The Many Misconceptions of Mirrorless Camera Systems

Myth 1: It Doesn't Offer Enough of a Size or Weight Difference

I've spoken with countless photographers who often leave their DSLR home to avoid carrying extra weight. Some even purchase expensive telephoto zoom lenses only to complain they're too much of a hassle to bring along. If you do the math, DSLRs are about twice as heavy as mirrorless cameras and approximately 40% bulkier. When you're traveling to distant places or hiking deep into the woods, every ounce matters. I've been on small airplanes with a strict 25 pound luggage limit. Much to my surprise, that included personal items! Advances in technology can allow us to go places that were previously inaccessible. No longer does a photographer need to leave important things behind. That's one of the reasons carbon fiber tripods have become the preferred choice for many. Since they are much lighter than aluminum models, photographers can go further. Couple this with a lighter camera system, and it's possible to reach remote locations faster, giving you the competitive edge. 

Olympus OM-D E-M10 is 10% (0.5in.) narrower and 18% (0.7in.) shorter than Canon EOS Rebel T4i. 42% (1.3in.) thinner and weights 30% less. See more at: http://camerasize.com/compare/#521,333

Olympus OM-D E-M10 is 10% (0.5in.) narrower and 18% (0.7in.) shorter than Canon EOS Rebel T4i. 42% (1.3in.) thinner and weights 30% less. See more at: http://camerasize.com/compare/#521,333

Myth 2: If I Want Mirrorless, I Can Use a Smart Phone

A mirrorless body has many of the conveniences of a smart phone (wifi, touch screen, small size), yet it also offers unparalleled creative control over the camera's settings. With it, one can shoot in RAW or JPEG, work with a full range of apertures, shutter speeds, and ISO. To be clear, we're not talking about the limited range on most point and shoot models. Depending on the lens, the depth of field can be as wide as f1.4 and as small as f22. Shutter speeds can be a lightning fast 1/4000 or a very slow 60 second, or bulb exposure. You can set custom white balance, access the histogram, swivel the screen, adjust the flash output, attach a circular polarizer or use a graduated ND filter. It can be attached to a sturdy tripod, and you can switch lenses, choose different metering modes, and select from a variety of autofocus or manual focus options. Don't get me wrong, it's possible to take wonderful photos with a phone. Yet, for those who want more creative control, there is no comparison.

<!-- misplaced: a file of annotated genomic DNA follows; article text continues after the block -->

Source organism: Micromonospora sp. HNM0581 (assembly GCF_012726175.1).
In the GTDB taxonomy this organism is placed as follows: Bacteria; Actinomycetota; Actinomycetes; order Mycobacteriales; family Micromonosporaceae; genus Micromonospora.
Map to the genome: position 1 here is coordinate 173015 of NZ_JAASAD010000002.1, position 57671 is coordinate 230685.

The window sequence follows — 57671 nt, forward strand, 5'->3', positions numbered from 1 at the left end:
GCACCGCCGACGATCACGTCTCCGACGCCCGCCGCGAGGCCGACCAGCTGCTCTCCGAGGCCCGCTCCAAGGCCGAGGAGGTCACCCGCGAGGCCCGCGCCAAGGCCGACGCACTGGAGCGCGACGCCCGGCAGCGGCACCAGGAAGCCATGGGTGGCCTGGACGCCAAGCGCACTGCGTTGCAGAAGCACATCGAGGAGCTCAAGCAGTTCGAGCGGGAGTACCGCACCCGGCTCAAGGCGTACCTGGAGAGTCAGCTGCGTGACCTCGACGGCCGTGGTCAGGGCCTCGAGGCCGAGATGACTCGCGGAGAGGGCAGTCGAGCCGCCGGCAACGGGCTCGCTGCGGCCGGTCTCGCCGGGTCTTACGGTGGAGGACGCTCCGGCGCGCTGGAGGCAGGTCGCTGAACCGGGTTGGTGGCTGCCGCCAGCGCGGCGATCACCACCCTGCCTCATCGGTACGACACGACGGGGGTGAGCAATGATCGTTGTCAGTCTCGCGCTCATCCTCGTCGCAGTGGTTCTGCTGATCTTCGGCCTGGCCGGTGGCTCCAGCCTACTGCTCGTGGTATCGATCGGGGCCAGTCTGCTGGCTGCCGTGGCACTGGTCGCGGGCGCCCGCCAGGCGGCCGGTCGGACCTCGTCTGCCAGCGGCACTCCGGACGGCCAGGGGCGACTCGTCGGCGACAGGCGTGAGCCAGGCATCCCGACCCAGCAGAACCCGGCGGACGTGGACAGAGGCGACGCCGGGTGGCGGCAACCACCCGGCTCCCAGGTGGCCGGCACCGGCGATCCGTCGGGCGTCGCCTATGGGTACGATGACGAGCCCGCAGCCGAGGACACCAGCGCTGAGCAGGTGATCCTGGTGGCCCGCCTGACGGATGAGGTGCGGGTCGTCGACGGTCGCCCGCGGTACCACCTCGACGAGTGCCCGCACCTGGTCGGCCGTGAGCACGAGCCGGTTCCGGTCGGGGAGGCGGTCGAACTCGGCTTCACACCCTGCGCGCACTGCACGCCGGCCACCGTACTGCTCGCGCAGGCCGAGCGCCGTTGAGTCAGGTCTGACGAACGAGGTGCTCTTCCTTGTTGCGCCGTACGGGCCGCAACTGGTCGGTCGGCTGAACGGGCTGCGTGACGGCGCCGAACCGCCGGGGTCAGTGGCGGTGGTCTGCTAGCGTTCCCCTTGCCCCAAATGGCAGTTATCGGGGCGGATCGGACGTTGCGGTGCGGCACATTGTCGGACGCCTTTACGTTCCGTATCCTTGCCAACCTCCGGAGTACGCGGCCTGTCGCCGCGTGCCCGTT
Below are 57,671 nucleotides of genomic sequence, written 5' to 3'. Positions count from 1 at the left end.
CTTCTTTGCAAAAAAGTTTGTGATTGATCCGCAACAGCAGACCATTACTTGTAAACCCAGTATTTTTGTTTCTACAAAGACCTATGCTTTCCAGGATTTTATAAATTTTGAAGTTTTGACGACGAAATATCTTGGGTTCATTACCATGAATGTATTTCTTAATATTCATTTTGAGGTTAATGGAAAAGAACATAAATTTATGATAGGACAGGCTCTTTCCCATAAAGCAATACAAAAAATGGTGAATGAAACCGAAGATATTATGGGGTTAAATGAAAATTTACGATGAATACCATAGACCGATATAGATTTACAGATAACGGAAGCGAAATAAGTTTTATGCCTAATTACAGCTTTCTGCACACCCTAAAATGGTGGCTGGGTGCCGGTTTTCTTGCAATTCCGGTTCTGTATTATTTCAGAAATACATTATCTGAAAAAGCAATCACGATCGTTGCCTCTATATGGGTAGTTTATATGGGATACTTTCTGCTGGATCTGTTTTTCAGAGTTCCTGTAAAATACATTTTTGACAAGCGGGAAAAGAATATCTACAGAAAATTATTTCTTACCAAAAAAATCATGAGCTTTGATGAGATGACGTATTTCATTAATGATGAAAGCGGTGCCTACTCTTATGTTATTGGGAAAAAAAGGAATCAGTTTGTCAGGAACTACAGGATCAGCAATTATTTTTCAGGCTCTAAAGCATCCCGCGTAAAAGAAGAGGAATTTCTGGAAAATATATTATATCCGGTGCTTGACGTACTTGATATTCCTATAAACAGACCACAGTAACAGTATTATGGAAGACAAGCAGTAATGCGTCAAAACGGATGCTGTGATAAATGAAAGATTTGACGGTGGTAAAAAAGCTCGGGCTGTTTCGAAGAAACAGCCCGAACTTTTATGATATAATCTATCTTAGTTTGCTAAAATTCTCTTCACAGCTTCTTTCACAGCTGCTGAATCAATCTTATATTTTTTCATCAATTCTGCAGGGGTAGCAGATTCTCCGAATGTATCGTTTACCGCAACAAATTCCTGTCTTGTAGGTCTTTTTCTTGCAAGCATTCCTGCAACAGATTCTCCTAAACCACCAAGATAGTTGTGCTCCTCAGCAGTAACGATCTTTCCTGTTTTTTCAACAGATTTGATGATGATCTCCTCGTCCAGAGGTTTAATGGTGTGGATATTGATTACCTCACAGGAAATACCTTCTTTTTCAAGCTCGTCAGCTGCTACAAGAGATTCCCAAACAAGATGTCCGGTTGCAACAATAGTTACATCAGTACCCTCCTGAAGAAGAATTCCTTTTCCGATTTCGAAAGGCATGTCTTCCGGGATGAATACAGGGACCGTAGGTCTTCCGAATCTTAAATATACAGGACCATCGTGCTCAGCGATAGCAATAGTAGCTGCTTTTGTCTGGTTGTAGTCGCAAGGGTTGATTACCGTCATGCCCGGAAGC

Myth 3: EVF is Inferior to OVF

The quality of EVF in today's mirrorless cameras will surprise you. It's similar to using live view, but in the viewfinder where the display is not affected by harsh sunlight. Benefits such as data overlays, depth of field preview, and a live histogram actually make it more useful than the OVF. With in-viewfinder image magnification and focus peaking, manual focus has never been easier or more accurate. Furthermore, you can even see in different modes such as black and white or infrared. 

Myth 4: It Can't Possibly Work Well in Low Light

ISO

If you look at some of the most important photos in the history of the world, they have a bit of film grain. Today however, many photographers would rather risk a blurry photo at 1/30 and ISO 800, than a sharp but noisy photo at 1/125 and ISO 3200. Magazines and camera companies have perpetuated this fear by constantly pushing the next model with "even lower ISO noise". The truth is, my first DSLR maxed out at ISO 1600. Today, I can set my mirrorless camera to ISO 12,800. That is a three stop improvement, virtually allowing one to shoot in near darkness. I'll gladly accept this trade-off for a bit of noise that can easily be cleaned up in post production. As such, I've used my mirrorless camera to shoot a variety of low-light scenes without hesitation. 

Myth 5: The Technology is Not There Yet

It wasn't long ago when photographers argued over the virtues of film vs digital. We all know how that turned out. Recent shifts in the industry appear to signal a similar outcome with the mirrorless debate. We've come a long way from the Espon RD1 in 2004. Smaller sensors are already able to achieve much of what full frame models can. The major camera manufacturers realize this and are planning accordingly. In September of 2014, Canon's Managing Director and Chief Executive, Masaya Maeda said "We are serious. We are really focused on mirrorless and we’re spending lots of time, and devoting a lot of manpower to scaling up mirrorless development right now." Of course other companies like Fuji, Sony, Olympus, Panasonic already have well-developed product lines for even the most demanding photographers. Will full frame DSLR's eventually become the new medium format? Only time will tell.